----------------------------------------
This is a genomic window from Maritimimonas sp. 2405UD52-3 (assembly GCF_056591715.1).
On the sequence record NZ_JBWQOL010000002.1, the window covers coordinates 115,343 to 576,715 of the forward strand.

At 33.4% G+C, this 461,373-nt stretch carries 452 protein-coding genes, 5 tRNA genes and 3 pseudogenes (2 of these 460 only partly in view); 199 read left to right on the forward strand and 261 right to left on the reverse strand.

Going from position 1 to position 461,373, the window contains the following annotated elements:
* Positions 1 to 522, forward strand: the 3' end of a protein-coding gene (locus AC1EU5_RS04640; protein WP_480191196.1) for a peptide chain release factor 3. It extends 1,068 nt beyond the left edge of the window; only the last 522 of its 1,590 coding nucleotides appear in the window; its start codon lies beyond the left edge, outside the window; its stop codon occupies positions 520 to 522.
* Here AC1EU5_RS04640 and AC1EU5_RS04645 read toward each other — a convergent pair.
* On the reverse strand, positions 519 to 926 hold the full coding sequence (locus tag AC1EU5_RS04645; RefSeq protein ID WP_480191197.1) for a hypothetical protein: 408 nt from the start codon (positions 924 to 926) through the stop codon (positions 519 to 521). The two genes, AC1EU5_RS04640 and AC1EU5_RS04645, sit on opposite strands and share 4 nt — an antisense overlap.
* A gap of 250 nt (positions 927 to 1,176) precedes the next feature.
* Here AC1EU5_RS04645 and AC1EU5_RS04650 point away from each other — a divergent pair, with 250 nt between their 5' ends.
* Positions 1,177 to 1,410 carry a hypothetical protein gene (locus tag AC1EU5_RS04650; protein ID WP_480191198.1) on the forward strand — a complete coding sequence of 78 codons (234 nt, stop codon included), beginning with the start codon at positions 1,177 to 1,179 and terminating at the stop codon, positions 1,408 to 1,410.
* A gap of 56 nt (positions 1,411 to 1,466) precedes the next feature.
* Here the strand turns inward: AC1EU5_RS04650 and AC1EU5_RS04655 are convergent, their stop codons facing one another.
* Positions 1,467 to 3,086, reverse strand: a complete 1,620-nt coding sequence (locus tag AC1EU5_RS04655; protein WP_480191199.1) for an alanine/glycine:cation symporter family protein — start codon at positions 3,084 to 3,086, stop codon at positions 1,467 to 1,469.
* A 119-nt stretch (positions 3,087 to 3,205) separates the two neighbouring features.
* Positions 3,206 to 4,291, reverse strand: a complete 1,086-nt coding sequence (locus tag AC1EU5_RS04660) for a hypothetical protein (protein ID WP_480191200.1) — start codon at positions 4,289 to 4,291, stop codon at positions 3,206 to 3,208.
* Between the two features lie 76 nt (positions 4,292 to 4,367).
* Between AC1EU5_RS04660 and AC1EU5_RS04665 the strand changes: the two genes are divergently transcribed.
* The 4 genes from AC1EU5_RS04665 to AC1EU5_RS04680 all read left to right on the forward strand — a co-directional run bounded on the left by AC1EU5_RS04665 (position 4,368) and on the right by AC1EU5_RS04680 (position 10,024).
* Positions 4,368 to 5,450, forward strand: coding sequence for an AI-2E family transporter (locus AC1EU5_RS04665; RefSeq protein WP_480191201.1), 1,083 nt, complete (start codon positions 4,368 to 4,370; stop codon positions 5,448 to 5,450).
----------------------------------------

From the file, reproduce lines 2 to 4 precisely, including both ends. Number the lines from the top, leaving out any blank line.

On the sequence record NZ_JBWQOL010000002.1, the window covers coordinates 115,343 to 576,715 of the forward strand.

At 33.4% G+C, this 461,373-nt stretch carries 452 protein-coding genes, 5 tRNA genes and 3 pseudogenes (2 of these 460 only partly in view); 199 read left to right on the forward strand and 261 right to left on the reverse strand.

Going from position 1 to position 461,373, the window contains the following annotated elements: